Dirt Candy offers a small but unique selection of wines to team with your meal. For instance, our waiter suggested we try the Napa Valley Grignolino Rosé to start, which was a dry with a hint of tannin, a better choice than a white wine. It was refreshing to see the half-glass portion for those wanting a sip without over doing the alcohol.

I loved the rounded cutlery, the fresh napkins, the no-nonsense décor – dark timber floor, glass splashback, soft diffuse white-light ceiling.

When I had ducked in to book the day before, I met Amanda and was amazed to see trays of vegies in various stages of preparation on each table of the restaurant while two chefs were busy at work in the tiny yet organised kitchen – which is on view from the restaurant. She told me they had to do a lot of preparation ahead and keep the menu limited due to the small kitchen. It works.

My rating - 9 out of 10

If you want to entice folks to eat more vegies, this is how to do it. While I’m not a vegetarian, my meal was flavoursome, satisfying and thought-provoking. You ate well - I doubt anyone would leave here hungry.

I’ll still continue to eat meat in smallish quantities but the odd meatless meal nonetheless resounds with me – and this is a great way to get inspired to do more with vegies.

What I liked was the absence “pretend meat”. There was no attempt to mimic a meat-centric meal in any way. There were almost no grains nor any legumes – those nutritional pillars of a vegetarian diet. Here the humble vegetable had the plate to itself – and shined in new creative ways I’ve not seen before. It forced me to re-think what constitutes a “dinner meal”.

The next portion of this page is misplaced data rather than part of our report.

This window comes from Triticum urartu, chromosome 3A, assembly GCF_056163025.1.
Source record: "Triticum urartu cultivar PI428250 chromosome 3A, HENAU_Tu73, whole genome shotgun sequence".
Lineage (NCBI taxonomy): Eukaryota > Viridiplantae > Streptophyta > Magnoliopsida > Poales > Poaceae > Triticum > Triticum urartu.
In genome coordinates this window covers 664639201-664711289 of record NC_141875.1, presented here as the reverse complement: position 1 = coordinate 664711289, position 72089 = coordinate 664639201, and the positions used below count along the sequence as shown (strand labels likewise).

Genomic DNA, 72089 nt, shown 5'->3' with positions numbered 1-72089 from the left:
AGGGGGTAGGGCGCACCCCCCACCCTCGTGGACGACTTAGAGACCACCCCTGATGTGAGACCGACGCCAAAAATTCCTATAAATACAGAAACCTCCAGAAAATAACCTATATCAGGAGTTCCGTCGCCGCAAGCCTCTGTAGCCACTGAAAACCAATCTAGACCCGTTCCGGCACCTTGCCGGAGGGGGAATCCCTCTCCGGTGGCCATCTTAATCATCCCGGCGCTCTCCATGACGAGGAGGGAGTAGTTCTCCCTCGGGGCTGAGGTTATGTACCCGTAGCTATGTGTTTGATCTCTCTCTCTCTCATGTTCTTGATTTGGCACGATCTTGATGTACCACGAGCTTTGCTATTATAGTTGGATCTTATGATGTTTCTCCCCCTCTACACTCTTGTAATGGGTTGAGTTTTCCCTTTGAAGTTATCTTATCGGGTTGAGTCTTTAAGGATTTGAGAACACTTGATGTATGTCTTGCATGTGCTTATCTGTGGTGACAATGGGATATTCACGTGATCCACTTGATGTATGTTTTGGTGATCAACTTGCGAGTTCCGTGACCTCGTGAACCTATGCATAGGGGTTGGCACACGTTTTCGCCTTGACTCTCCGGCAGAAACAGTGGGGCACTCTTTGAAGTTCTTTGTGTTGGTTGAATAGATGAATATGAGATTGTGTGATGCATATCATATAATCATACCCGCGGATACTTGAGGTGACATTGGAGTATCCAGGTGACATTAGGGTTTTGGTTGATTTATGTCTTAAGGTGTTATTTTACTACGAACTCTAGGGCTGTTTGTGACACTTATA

Dirt Candy is a grand departure from the predictable pumpkin risottos, vegetable lasagnes and quinoa salads that characterise most vegetarian eateries. It’s not everyday eating nor is it a balanced diet (and Amanda states on her website that she’s not concerned about health or politics, just flavour).

This is a must-eat-at if you like vegetables and want something totally different. Put it on your “To Eat” list for New York.

Dirt Candy Summer Menu

                                                                       As at 24 July 2012

Appetizers

Mushroom!

portobello mousse, truffled toast, pear & fennel compote

Pepper! (Capsicum)

smoky red pepper mousse, yellow pepper soup, jalapeno chips

Tomato!

tomato cake, smoked feta, cherry tomato leather, spring herb purée

Cabbage!

chinese kohlrabi salad, purple cabbage wontons, sichuan walnuts

Mains

Chard! (Silverbeet)

chard gnocchi, grilled chard, garlic granola & drunken fig jam

Cucumber!

coconut poached tofu, shiso, galangal sauce, salsify & hearts of palm

Cauliflower!

buttermilk battered cauliflower, waffles, horseradish, wild arugula

Corn!

stone ground grits, corn cream, pickled shiitakes, huitlacoche, tempura poached egg

Dessert menu

Chocolate Beet Cake $10 with roasted pear sorbet, beet & pear leather

Rosemary Eggplant Tiramisu $12 grilled eggplant, rosemary cotton candy, mascarpone

Ice Cream Nanaimo Bar $11 sweet pea, mint, chocolate

Popcorn Pudding $11 salted caramel corn

Desserts too

Yes we couldn't resist trying a vegetable-based dessert.Well I had to see what a Chocolate Beetroot Cake would look like, didn't I?

DC Choc beet dessert

 

Dirt Candy  430 East 9th St, East Village NY 10009

You need to make a reservation T. 212.228.7732

www.dirtcandynyc.com

Lingo

Remember that in the US, they call “main meals” entrées for some weird reason. And entrées are called appetisers. Just so you know. Saves a lot of confusion. Also aragula is rocket, those gorgeous peppery green salad leaves.

Catherine Saxelby

About the Author

Catherine Saxelby has the answers! She is an accredited nutritionist, blogger and award-winning author. Her latest book Nutrition for Life 2020 Edition is a fresh new update on all the things you've read about or heard in the last year. Think insects, collagen, vegan eating, Keto dieting, vitamin B12, fast food and cafe culture.  It has plenty of colour pictures and is easy to dip in and out of. Grab your copy NOW!